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Table of contents
THE FIRST WOMAN, AND HER ANTEDILUVIAN DESCENDANTS-1
THE FIRST WOMAN, AND HER ANTEDILUVIAN DESCENDANTS-2
THE FIRST WOMAN, AND HER ANTEDILUVIAN DESCENDANTS-3
THE FIRST WOMAN, AND HER ANTEDILUVIAN DESCENDANTS-4
THE FIRST WOMAN, AND HER ANTEDILUVIAN DESCENDANTS-5
THE FIRST WOMAN, AND HER ANTEDILUVIAN DESCENDANTS-6
THE FIRST WOMAN, AND HER ANTEDILUVIAN DESCENDANTS-7
DEGREES OF SENTIMENTAL ATTACHMENT AT DIFFERENT PERIODS-8
A VIEW OF MATRIMONY IN THREE DIFFERENT LIGHTS
FEMALE FRIENDSHIP
A LETTER TO A NEW MARRIED MAN
ITALIAN DEBAUCHERY
CUSTOM IN THE MOGUL EMPIRE
ANECDOTE OF CAESAR
POWER OF PHILTRES AND CHARMS
LAPLAND AND GREENLAND LADY
ART OF DETERMINING THE PRECISE FIGURE, THE DEGREE OF BEAUTY,THE HABITS, AND THE AGE, OF WOMEN, NOTWITHSTANDING THE AIDS AND DISGUISES OF DRESS
THE IDEAL OF FEMALE BEAUTY; OR A DESCRIPTION OF THE FAMOUS STATUE OF THE VENUS DE MEDICI
AN ESSAY ON MATRIMONY-1
AN ESSAY ON MATRIMONY-2
Three Contributions to the Theory of Sex. PREFACE
THE SEXUAL ABERRATIONS-1.1
DEVIATION IN REFERENCE TO THE SEXUAL AIM-1.2
GENERAL STATEMENTS APPLICABLE TO ALL PERVERSIONS-1.3
PARTIAL IMPULSES AND EROGENOUS ZONES-1.4
THE INFANTILE SEXUALITY-2.1
THE SEXUAL AIM OF THE INFANTILE SEXUALITY-2.2
THE INFANTILE SEXUAL INVESTIGATION-2.3
THE SOURCES OF THE INFANTILE SEXUALITY-2.4
THE TRANSFORMATION OF PUBERTY-3
THE THEORY OF THE LIBIDO-3.1
SUMMARY-3.2
SUMMARY-3.3
INDEX-1
INDEX-2
INDEX-3

tolerable satisfaction or spirit, but very strong and almost 

unconquerable attachments. To produce these, is it not fit they should 

be peculiarly sensible to the attention and regards of the men? Upon the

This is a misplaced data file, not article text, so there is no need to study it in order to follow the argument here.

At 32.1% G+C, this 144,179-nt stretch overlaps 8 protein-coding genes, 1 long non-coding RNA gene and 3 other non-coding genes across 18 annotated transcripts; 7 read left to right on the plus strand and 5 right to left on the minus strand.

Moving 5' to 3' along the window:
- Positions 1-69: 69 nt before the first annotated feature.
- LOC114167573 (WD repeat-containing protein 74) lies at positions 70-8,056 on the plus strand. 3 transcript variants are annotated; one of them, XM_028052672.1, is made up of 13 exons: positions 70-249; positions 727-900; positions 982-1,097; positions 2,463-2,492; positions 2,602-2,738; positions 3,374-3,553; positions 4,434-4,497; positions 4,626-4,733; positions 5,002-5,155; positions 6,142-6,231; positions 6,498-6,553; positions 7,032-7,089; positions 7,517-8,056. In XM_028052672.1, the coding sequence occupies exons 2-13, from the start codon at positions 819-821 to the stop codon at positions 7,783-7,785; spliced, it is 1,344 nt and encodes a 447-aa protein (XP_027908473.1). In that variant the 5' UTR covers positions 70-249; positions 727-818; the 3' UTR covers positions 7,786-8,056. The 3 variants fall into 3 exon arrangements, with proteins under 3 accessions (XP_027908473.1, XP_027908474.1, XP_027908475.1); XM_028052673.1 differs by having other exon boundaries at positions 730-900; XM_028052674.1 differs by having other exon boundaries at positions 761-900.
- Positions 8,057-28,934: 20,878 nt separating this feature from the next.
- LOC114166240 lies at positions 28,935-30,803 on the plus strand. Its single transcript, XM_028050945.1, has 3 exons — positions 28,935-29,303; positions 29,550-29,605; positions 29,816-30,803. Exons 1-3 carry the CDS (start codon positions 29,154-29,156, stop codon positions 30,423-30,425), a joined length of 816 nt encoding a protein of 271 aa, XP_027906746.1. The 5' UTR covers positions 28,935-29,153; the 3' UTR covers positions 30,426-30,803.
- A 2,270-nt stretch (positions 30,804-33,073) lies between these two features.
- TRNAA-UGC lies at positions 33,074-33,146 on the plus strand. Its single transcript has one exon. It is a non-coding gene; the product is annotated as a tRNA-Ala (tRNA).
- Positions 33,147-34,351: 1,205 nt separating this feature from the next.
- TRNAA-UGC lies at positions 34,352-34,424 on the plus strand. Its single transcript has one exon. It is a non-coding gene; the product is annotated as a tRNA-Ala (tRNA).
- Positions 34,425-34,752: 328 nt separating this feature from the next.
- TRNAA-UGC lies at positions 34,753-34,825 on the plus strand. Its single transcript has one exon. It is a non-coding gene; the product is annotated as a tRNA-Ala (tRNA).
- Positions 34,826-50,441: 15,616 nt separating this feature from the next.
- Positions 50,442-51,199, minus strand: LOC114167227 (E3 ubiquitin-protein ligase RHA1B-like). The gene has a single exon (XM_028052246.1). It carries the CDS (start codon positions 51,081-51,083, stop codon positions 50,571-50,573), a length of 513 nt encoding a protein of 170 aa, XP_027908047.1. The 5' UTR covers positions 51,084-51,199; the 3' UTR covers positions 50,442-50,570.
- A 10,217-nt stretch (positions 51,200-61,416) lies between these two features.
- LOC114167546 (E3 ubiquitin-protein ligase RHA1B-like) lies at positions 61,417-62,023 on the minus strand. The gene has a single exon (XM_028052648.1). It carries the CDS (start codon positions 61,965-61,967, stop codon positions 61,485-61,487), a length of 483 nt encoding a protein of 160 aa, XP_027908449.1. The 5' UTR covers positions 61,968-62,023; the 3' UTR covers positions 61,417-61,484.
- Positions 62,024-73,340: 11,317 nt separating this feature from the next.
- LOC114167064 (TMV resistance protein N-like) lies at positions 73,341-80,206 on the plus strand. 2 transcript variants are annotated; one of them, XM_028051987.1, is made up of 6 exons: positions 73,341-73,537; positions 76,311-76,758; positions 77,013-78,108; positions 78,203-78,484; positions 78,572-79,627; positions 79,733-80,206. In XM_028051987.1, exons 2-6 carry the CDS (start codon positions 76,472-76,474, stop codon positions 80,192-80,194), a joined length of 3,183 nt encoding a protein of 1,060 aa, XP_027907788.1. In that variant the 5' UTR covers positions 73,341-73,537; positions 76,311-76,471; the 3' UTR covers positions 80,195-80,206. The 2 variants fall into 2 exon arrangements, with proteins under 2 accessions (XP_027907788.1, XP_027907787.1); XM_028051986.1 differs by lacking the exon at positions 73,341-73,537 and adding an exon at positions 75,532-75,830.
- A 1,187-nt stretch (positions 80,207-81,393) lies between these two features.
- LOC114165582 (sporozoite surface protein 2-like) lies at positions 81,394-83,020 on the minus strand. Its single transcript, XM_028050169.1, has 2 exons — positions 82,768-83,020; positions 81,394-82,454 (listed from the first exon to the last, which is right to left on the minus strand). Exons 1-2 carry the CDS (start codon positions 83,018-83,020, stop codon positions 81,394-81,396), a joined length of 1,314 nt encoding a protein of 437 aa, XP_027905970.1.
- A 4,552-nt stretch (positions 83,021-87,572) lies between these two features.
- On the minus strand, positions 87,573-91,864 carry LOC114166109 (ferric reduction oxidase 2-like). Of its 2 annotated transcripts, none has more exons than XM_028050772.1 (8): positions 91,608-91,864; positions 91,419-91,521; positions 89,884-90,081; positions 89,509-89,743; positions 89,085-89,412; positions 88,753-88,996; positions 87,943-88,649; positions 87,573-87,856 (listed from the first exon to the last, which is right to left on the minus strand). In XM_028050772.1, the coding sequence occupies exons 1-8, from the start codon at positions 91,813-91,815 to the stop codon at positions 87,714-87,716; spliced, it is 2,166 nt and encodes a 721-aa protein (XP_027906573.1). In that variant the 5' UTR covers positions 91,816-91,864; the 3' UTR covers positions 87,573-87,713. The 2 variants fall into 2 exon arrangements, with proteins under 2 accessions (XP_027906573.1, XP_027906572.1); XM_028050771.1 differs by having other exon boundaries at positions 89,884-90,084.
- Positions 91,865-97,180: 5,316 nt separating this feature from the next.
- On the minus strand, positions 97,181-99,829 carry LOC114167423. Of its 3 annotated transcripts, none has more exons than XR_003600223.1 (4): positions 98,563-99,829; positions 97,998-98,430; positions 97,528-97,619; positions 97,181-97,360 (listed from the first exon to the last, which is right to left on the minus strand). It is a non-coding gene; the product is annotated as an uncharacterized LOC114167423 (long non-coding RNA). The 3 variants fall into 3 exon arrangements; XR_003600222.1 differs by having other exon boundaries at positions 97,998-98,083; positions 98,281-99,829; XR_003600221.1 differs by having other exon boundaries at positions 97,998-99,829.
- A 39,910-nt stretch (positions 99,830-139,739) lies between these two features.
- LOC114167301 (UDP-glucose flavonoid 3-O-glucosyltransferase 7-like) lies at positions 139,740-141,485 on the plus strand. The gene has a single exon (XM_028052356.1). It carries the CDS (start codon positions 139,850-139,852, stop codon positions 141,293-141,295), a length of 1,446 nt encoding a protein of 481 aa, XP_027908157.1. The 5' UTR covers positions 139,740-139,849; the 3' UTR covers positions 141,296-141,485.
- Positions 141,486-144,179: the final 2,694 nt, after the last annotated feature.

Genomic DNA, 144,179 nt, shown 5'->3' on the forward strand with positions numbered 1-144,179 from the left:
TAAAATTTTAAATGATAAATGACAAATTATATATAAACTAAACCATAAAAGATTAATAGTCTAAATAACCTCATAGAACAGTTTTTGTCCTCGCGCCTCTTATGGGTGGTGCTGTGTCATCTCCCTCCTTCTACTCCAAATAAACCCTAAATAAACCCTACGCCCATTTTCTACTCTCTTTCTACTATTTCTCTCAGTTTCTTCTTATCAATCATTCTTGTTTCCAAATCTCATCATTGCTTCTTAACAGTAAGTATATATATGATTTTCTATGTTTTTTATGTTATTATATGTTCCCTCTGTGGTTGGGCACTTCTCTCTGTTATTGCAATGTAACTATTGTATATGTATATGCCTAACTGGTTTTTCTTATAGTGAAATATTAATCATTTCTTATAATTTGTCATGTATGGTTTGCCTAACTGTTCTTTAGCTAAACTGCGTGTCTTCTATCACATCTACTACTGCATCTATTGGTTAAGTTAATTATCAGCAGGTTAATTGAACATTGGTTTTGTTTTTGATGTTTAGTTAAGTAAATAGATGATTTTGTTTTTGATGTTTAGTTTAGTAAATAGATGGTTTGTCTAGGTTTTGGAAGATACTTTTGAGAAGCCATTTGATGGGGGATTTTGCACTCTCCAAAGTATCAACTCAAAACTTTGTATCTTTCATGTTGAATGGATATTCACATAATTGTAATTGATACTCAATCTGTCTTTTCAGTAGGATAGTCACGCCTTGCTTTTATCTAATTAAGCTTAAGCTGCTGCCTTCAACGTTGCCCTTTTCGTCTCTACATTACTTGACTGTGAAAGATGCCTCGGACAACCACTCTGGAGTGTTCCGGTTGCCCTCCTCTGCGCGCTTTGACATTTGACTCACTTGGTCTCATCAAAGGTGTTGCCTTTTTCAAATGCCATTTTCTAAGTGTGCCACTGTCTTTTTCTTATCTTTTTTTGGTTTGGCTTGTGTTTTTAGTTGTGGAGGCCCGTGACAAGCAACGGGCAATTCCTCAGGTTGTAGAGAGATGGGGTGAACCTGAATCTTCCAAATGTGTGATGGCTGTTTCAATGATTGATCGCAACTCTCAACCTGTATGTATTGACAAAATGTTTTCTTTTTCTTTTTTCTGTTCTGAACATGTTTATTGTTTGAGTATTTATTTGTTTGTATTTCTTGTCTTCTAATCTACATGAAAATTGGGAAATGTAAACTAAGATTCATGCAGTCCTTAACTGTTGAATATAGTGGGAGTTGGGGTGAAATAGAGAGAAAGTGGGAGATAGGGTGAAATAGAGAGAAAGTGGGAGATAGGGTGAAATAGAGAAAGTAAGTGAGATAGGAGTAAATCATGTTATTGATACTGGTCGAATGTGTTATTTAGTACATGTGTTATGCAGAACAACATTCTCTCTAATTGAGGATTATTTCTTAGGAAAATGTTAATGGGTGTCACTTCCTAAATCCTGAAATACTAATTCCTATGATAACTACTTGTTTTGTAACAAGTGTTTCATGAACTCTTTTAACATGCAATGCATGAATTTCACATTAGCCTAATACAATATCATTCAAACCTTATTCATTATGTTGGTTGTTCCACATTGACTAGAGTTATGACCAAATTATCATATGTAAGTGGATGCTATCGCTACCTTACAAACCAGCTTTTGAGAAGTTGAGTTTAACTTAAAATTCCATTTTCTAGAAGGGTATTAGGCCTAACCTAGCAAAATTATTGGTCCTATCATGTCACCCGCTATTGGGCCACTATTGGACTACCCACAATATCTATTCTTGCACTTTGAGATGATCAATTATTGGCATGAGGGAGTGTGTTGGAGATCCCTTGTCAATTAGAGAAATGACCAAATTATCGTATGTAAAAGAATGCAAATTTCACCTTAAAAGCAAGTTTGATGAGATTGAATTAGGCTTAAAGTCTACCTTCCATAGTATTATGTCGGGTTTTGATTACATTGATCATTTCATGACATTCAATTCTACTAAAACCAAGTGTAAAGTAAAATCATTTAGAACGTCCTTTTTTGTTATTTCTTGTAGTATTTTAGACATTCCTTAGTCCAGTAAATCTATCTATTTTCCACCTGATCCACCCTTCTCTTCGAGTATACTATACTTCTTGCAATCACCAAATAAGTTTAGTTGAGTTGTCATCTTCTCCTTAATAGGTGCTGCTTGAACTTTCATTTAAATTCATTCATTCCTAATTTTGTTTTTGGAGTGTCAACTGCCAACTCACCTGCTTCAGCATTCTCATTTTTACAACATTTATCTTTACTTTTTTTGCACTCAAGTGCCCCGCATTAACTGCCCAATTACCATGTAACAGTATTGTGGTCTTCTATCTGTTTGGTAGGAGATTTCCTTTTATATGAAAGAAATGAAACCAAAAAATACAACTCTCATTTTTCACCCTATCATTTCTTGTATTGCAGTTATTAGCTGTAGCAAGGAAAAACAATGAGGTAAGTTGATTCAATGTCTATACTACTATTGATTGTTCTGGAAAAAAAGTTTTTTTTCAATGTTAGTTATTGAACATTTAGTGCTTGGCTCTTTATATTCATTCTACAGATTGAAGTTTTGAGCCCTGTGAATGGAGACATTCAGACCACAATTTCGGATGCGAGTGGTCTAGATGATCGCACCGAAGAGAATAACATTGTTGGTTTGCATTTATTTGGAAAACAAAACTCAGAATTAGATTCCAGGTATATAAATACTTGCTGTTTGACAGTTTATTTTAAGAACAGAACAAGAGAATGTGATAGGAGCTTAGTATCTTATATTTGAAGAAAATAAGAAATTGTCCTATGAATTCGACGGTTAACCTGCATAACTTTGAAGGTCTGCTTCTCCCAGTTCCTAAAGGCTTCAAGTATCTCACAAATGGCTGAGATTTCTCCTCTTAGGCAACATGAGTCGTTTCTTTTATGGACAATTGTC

same ground, does it not seem agreeable to the purposes of Providence, 

that the securing of this attention, and these regards, should be a 

principal aim? But can such an aim be pursued without frequent 

competition? And will not that too readily occasion jealousy, envy, and 

all the unamiable effects of mutual _rivalship_? Without the restraints 

of superior worth and sentiment, it certainly will. But can these be 

ordinarily expected from the prevailing turn of female education; or 

from the little pains that women, as well as other human beings, 

commonly take to _control_ themselves, and to act nobly? In this _last_ 

respect, the sexes appear pretty much on the same footing. 

 

This reasoning is not meant to justify the indulgence of those little 

and sometimes base passions towards one another, with which females 

have been so generally charged. It is only intended to represent such 

passions in the first approach; and, while not entertained, as less 

criminal than the men are apt to state them; and to prove that, in their 

attachments to each other, the latter have not always that merit above 

the women, which they are apt to claim. In the mean time, let it be the 

business of the ladies, by emulating the gentlemen, where they appear 

good-natured and disinterested, to disprove their imputation, and to 

show a temper open to _friendship_ as well as to _love_. 

 

To talk much of the latter is natural for both; to talk much of the 

former, is considered by the men as one way of doing themselves honor. 

Friendship, they well know, is that dignified form, which, in 

speculation at least every heart must respect. 

 

But in friendship, as in religion, which on many accounts it resembles, 

speculation is often substituted in the place of practice. People fancy 

themselves possessed of the thing, and hope that others will fancy so 

too, because they are fond of the name, and have learned to talk about 

it with plausibility. Such talk indeed imposes, till experience give it 

the lie. 

 

To say the truth, there seems in either sex but little of what a fond 

imagination, unacquainted with the falsehood of the world, and 

warmed by affections which its selfishness has not yet chilled, would 

reckon friendship. In theory, the standard is raised too high; we ought 

not, however, to wish it much lower. The honest sensibilities of 


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